IMF Meeting Review – Austerity to Cost

A serious depression is pending as a result of austerity, says Professor Michael Hudson, October 17, 2014 SHARMINI PERIES, EXEC. PRODUCER, TRNN: Welcome to The Real News Network. I'm Sharmini Peries, coming to you from Baltimore. On Wednesday this week, the S&P 500 took a dive and then partially recovered itself in what stock market watchers call a selloff scare.   To talk about what is behind the volatility is our regular guest, Michael Hudson. Michael Hudson is distinguished research professor of economics at the University of Missouri-Kansas City. His latest books are The Bubble and Beyond and Finance Capitalism and Its Discontents. Thank you so much for joining us, Michael. MICHAEL HUDSON, PROF. ECONOMICS, UMKC: It's good to be back.    PERIES: Michael, if you heard stock market reporting yesterday or saw The New York Times' business ...

Losing Credibility: The IMF’s New Cold War Loan to Ukraine

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By Michael Hudson In April 2014, fresh from riots in Maidan Square and the February 22 coup, and less than a month before the May 2 massacre in Odessa, the IMF approved a $17 billion loan program to Ukraine’s junta. Normal IMF practice is to lend only up to twice a country’s quote in one year. This was eight times as high. Four months later, on August 29, just as Kiev began losing its attempt at ethnic cleansing against the eastern Donbas region, the IMF signed off on the first loan ever to a side engaged in a civil war, not to mention rife with insider capital flight and a collapsing balance of payments. Based on fictitiously trouble-free projections of the ability to pay, the loan supported Ukraine’s hernia currency long enough ...

Vulture Funds trump Argentinian sovereignty

More at The Real News PAUL JAY, SENIOR EDITOR, TRNN: Welcome to The Real News Network. I'm Paul Jay. The U.S. Supreme Court's refusal to review a case in which vulture funds sued to make the Argentinian government pay them 100 percent of the value of bonds, which they purchased for a fraction of the face value, let stand a lower court ruling requiring the bonds be paid in full. Reuters reports that Aurelius Capital Management, one of the lead holdout creditors seeking to settle with Argentina over sovereign debt payments from its 2002 default, said on Monday the government faces a new crisis on July 30 unless it engages in serious negotiations. Argentine officials and the holdout investors met separately, with a court-appointed mediator on Friday emerging from his ...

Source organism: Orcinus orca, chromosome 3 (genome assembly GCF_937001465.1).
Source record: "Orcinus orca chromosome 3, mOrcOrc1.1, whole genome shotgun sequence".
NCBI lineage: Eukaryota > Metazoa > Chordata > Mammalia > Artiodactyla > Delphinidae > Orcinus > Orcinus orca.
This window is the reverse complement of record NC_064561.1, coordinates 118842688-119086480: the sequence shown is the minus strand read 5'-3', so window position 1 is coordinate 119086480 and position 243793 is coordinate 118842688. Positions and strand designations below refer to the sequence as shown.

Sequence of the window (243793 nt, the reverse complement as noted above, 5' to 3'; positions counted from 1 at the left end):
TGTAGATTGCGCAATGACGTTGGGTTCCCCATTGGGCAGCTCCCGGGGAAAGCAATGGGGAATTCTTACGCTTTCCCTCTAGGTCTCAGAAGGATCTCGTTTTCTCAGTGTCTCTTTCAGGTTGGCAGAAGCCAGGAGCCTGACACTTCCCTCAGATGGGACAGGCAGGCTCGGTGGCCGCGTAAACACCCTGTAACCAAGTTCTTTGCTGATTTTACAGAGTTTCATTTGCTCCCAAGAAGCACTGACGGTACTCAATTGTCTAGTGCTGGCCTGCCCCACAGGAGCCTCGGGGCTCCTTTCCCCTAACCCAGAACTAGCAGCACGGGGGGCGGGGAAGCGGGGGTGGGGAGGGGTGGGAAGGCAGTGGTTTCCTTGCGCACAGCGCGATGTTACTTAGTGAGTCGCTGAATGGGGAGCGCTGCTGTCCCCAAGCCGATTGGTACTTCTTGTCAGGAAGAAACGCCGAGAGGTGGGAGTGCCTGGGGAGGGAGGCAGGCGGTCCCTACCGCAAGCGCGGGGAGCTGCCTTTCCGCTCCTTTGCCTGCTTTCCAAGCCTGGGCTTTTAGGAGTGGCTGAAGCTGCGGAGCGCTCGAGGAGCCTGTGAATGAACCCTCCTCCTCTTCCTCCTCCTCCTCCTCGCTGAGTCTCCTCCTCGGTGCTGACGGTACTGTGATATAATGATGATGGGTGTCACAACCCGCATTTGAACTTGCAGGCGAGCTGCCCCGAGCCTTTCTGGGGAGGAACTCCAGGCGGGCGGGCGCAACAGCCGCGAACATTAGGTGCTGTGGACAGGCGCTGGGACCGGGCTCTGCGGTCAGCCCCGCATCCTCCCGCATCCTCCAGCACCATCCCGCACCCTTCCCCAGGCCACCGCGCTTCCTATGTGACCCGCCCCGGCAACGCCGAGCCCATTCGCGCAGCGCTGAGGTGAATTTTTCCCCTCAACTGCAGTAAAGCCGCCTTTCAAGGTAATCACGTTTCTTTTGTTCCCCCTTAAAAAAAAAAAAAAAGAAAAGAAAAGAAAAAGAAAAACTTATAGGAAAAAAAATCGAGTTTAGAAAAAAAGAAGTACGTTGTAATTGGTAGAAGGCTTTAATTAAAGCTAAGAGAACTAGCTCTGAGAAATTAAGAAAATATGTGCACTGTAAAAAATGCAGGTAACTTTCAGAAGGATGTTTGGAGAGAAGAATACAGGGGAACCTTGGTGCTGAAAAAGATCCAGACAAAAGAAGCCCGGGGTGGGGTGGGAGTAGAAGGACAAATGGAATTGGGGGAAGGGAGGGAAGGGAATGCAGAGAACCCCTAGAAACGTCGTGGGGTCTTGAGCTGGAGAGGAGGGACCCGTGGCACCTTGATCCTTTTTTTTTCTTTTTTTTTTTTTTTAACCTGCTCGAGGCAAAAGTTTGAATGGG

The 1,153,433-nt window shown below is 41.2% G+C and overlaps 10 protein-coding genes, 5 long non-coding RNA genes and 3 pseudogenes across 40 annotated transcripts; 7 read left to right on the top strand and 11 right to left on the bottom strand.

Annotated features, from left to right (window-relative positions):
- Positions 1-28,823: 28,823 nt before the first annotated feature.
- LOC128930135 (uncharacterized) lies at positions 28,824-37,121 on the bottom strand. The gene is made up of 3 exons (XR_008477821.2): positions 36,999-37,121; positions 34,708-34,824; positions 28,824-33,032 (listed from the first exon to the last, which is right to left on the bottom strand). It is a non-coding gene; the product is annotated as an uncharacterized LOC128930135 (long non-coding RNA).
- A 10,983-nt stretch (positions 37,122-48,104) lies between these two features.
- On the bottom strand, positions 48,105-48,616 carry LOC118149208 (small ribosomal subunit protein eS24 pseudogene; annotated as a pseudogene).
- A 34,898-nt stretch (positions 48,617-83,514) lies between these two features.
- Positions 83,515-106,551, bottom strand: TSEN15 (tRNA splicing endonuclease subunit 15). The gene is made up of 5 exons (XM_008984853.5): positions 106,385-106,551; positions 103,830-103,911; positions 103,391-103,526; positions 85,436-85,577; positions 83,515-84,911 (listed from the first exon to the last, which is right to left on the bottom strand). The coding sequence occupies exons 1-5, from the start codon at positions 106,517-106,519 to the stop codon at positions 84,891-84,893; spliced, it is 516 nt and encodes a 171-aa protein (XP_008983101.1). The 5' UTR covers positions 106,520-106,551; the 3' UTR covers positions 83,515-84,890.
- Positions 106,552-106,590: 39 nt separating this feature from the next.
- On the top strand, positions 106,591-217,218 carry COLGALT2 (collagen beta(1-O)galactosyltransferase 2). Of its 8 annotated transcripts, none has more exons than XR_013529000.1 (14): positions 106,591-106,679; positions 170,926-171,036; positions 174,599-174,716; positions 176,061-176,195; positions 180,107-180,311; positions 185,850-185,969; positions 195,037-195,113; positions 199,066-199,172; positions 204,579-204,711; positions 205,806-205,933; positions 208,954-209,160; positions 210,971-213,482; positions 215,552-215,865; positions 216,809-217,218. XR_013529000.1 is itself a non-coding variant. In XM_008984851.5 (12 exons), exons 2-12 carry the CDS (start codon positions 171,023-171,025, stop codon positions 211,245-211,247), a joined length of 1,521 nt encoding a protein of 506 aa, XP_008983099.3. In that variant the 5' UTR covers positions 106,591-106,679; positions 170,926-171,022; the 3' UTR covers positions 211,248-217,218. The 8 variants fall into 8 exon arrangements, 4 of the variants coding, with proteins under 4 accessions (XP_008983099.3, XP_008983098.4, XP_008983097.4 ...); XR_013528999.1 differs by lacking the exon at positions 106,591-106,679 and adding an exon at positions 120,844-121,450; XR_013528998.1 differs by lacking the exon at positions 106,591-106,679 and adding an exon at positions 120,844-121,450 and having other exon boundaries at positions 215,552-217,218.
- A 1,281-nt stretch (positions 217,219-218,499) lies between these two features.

The New Cold War’s Ukraine Gambit

Michael Hudson The following article is from a new book, Flashpoint in Ukraine, edited by Stephen Lendman. It is currently available from Clarity Press as an e-book, and soon to be printed. Finance in today’s world has become war by non-military means. Its object is the same as that of military conquest: appropriation of land and basic infrastructure, and the rents that can be extracted as tribute. In today’s world this is taken mainly in the form of debt service and privatization. That is how neoliberalism works, subduing economies by indebting their governments and using unpayably high debts as a lever to pry away the public domain at distress prices. It is what today’s New Cold War is all about. Backed by the IMF and European Central Bank (ECB) as knee-breakers in ...

Extra Economist

Please click on the following link to hear my latest radio interview. In Extraenvironmentalist #67 we discuss the implications of the bursting global credit bubble with economist and historian Michael Hudson. Our conversation covers many of the themes in Hudson’s new book, The Bubble and Beyond which covers the process of quantitative easing, neofeudalism and more. Partial Transcript Justin Ritchie: “There’s a lot of people on the left and the right who are becoming increasingly critical of Quantitative Easing and the question we have is how does it work? What does it mean that the US Federal Reserve is buying these $85 billion dollars each month of assets even though they are talking about tapering now?” Michael Hudson: “Quantitative Easing only has to do with the Federal Reserve and the banking system. There ...

Government Debt and Deficits Are Not the Problem. Private Debt Is.

There are two quite different perspectives in the set of speeches at this conference. Many on our morning panels – Steve Keen, William Greider, and earlier Yves Smith and Robert Kuttner – have warned about the economy being strapped by debt. The debt we are talking about is private-sector debt. But most officials this afternoon focus on government debt and budget deficits as the problem – especially social spending such as Social Security, not bailouts to the banks and Federal Reserve credit to re-inflate prices for real estate, stocks and bonds. To us this morning, government deficit spending into the economy is the solution. The problem is private debt. And in contrast to Federal Reserve and Treasury bailout policy, we view the problem not as real estate prices too low to ...